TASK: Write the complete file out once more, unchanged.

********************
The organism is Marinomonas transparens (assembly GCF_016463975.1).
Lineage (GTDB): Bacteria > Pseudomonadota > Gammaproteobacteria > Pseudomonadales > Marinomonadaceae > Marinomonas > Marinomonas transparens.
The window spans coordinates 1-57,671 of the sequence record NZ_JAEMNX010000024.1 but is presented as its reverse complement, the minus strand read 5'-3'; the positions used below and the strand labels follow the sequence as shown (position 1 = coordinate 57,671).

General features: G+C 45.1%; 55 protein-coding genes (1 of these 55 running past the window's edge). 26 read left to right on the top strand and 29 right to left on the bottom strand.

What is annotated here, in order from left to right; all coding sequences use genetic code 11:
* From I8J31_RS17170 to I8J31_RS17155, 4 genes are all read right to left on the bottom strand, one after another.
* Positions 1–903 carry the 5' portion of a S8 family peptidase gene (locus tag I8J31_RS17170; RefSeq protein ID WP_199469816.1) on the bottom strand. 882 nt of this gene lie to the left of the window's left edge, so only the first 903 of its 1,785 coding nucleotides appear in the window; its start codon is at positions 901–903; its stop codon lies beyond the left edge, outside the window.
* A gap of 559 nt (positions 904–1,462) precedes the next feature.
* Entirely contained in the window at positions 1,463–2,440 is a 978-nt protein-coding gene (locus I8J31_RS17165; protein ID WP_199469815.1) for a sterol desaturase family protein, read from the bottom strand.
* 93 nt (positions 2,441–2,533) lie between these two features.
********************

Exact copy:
The organism is Marinomonas transparens (assembly GCF_016463975.1).
Lineage (GTDB): Bacteria > Pseudomonadota > Gammaproteobacteria > Pseudomonadales > Marinomonadaceae > Marinomonas > Marinomonas transparens.
The window spans coordinates 1-57,671 of the sequence record NZ_JAEMNX010000024.1 but is presented as its reverse complement, the minus strand read 5'-3'; the positions used below and the strand labels follow the sequence as shown (position 1 = coordinate 57,671).

General features: G+C 45.1%; 55 protein-coding genes (1 of these 55 running past the window's edge). 26 read left to right on the top strand and 29 right to left on the bottom strand.

What is annotated here, in order from left to right; all coding sequences use genetic code 11:
* From I8J31_RS17170 to I8J31_RS17155, 4 genes are all read right to left on the bottom strand, one after another.
* Positions 1–903 carry the 5' portion of a S8 family peptidase gene (locus tag I8J31_RS17170; RefSeq protein ID WP_199469816.1) on the bottom strand. 882 nt of this gene lie to the left of the window's left edge, so only the first 903 of its 1,785 coding nucleotides appear in the window; its start codon is at positions 901–903; its stop codon lies beyond the left edge, outside the window.
* A gap of 559 nt (positions 904–1,462) precedes the next feature.
* Entirely contained in the window at positions 1,463–2,440 is a 978-nt protein-coding gene (locus I8J31_RS17165; protein ID WP_199469815.1) for a sterol desaturase family protein, read from the bottom strand.
* 93 nt (positions 2,441–2,533) lie between these two features.